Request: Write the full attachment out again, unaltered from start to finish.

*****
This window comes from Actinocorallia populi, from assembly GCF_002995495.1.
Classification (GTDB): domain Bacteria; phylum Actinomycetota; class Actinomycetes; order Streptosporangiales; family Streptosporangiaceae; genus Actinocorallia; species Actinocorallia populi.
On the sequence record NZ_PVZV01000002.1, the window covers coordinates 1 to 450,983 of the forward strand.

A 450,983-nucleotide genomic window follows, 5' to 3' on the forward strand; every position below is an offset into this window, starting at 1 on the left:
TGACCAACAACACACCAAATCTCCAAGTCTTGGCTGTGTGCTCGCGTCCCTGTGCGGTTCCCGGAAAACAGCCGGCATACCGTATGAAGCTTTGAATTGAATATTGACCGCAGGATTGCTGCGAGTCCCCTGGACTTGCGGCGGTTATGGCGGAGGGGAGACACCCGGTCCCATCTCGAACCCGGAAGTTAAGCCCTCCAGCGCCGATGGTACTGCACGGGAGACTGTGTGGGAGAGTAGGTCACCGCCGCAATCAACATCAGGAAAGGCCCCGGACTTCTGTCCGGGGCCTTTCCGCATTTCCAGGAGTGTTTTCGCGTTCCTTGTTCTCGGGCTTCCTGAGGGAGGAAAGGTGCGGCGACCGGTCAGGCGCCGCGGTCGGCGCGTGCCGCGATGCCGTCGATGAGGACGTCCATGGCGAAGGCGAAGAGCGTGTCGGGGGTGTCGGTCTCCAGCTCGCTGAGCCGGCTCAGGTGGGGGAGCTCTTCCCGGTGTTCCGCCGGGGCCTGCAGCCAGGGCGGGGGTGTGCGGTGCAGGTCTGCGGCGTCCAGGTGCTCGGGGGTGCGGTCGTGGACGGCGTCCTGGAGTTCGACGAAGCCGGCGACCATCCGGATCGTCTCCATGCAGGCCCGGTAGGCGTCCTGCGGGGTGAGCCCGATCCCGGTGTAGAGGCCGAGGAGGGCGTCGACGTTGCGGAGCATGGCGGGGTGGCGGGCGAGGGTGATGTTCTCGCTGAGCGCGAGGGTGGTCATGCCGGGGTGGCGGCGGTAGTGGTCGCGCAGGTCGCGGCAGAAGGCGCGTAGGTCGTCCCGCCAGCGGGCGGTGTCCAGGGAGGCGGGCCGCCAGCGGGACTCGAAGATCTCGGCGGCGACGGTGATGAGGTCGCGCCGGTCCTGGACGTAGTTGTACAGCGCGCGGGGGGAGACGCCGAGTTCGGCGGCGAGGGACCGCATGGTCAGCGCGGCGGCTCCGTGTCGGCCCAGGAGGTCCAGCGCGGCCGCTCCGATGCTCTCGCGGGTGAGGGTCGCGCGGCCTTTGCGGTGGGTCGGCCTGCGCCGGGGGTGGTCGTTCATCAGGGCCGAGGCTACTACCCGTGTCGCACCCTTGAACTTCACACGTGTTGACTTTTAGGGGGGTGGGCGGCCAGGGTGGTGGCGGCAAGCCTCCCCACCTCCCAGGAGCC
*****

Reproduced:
This window comes from Actinocorallia populi, from assembly GCF_002995495.1.
Classification (GTDB): domain Bacteria; phylum Actinomycetota; class Actinomycetes; order Streptosporangiales; family Streptosporangiaceae; genus Actinocorallia; species Actinocorallia populi.
On the sequence record NZ_PVZV01000002.1, the window covers coordinates 1 to 450,983 of the forward strand.

A 450,983-nucleotide genomic window follows, 5' to 3' on the forward strand; every position below is an offset into this window, starting at 1 on the left:
TGACCAACAACACACCAAATCTCCAAGTCTTGGCTGTGTGCTCGCGTCCCTGTGCGGTTCCCGGAAAACAGCCGGCATACCGTATGAAGCTTTGAATTGAATATTGACCGCAGGATTGCTGCGAGTCCCCTGGACTTGCGGCGGTTATGGCGGAGGGGAGACACCCGGTCCCATCTCGAACCCGGAAGTTAAGCCCTCCAGCGCCGATGGTACTGCACGGGAGACTGTGTGGGAGAGTAGGTCACCGCCGCAATCAACATCAGGAAAGGCCCCGGACTTCTGTCCGGGGCCTTTCCGCATTTCCAGGAGTGTTTTCGCGTTCCTTGTTCTCGGGCTTCCTGAGGGAGGAAAGGTGCGGCGACCGGTCAGGCGCCGCGGTCGGCGCGTGCCGCGATGCCGTCGATGAGGACGTCCATGGCGAAGGCGAAGAGCGTGTCGGGGGTGTCGGTCTCCAGCTCGCTGAGCCGGCTCAGGTGGGGGAGCTCTTCCCGGTGTTCCGCCGGGGCCTGCAGCCAGGGCGGGGGTGTGCGGTGCAGGTCTGCGGCGTCCAGGTGCTCGGGGGTGCGGTCGTGGACGGCGTCCTGGAGTTCGACGAAGCCGGCGACCATCCGGATCGTCTCCATGCAGGCCCGGTAGGCGTCCTGCGGGGTGAGCCCGATCCCGGTGTAGAGGCCGAGGAGGGCGTCGACGTTGCGGAGCATGGCGGGGTGGCGGGCGAGGGTGATGTTCTCGCTGAGCGCGAGGGTGGTCATGCCGGGGTGGCGGCGGTAGTGGTCGCGCAGGTCGCGGCAGAAGGCGCGTAGGTCGTCCCGCCAGCGGGCGGTGTCCAGGGAGGCGGGCCGCCAGCGGGACTCGAAGATCTCGGCGGCGACGGTGATGAGGTCGCGCCGGTCCTGGACGTAGTTGTACAGCGCGCGGGGGGAGACGCCGAGTTCGGCGGCGAGGGACCGCATGGTCAGCGCGGCGGCTCCGTGTCGGCCCAGGAGGTCCAGCGCGGCCGCTCCGATGCTCTCGCGGGTGAGGGTCGCGCGGCCTTTGCGGTGGGTCGGCCTGCGCCGGGGGTGGTCGTTCATCAGGGCCGAGGCTACTACCCGTGTCGCACCCTTGAACTTCACACGTGTTGACTTTTAGGGGGGTGGGCGGCCAGGGTGGTGGCGGCAAGCCTCCCCACCTCCCAGGAGCC